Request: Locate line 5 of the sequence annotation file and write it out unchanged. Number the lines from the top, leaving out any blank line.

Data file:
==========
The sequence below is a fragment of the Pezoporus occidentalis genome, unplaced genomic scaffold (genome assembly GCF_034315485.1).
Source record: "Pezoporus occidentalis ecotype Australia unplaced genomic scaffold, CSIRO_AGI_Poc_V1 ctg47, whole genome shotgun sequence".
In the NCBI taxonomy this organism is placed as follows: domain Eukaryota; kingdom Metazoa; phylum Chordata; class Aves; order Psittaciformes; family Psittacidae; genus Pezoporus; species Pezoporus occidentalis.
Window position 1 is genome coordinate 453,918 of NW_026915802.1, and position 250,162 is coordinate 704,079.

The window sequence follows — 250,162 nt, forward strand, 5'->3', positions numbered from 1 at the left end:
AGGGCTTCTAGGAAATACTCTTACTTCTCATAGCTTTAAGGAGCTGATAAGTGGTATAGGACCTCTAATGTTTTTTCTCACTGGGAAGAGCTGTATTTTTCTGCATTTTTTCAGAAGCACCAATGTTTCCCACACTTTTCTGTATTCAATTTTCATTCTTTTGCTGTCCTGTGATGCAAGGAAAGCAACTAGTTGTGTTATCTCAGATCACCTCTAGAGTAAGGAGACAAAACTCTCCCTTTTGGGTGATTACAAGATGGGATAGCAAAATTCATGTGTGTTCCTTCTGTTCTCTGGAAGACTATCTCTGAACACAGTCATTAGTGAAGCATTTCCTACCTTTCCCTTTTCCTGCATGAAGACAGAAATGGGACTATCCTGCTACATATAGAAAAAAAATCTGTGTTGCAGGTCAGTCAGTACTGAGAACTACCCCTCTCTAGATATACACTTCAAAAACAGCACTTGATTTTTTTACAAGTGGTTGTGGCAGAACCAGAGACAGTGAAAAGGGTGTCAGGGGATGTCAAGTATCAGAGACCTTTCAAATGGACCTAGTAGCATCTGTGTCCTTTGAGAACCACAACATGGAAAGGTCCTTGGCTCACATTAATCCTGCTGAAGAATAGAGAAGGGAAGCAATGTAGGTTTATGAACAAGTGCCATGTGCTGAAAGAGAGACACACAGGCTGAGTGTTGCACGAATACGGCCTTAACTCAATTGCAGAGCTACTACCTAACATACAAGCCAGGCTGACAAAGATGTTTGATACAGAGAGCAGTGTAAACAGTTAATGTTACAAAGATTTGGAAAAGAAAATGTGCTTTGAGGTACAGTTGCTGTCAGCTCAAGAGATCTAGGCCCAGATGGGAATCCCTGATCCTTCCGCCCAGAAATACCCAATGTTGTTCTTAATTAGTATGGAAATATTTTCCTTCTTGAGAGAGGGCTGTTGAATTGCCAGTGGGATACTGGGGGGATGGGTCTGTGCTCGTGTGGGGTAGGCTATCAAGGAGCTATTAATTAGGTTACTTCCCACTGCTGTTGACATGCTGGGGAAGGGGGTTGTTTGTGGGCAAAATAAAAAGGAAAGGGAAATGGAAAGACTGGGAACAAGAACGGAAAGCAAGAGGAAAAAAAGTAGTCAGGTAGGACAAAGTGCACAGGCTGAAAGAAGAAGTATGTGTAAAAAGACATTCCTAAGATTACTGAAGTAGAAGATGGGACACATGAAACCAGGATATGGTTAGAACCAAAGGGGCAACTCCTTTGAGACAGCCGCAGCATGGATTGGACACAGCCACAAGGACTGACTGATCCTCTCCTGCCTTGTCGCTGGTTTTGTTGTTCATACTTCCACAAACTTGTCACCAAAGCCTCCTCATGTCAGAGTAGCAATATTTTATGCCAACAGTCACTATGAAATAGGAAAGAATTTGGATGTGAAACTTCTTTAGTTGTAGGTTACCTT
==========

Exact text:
The window sequence follows — 250,162 nt, forward strand, 5'->3', positions numbered from 1 at the left end: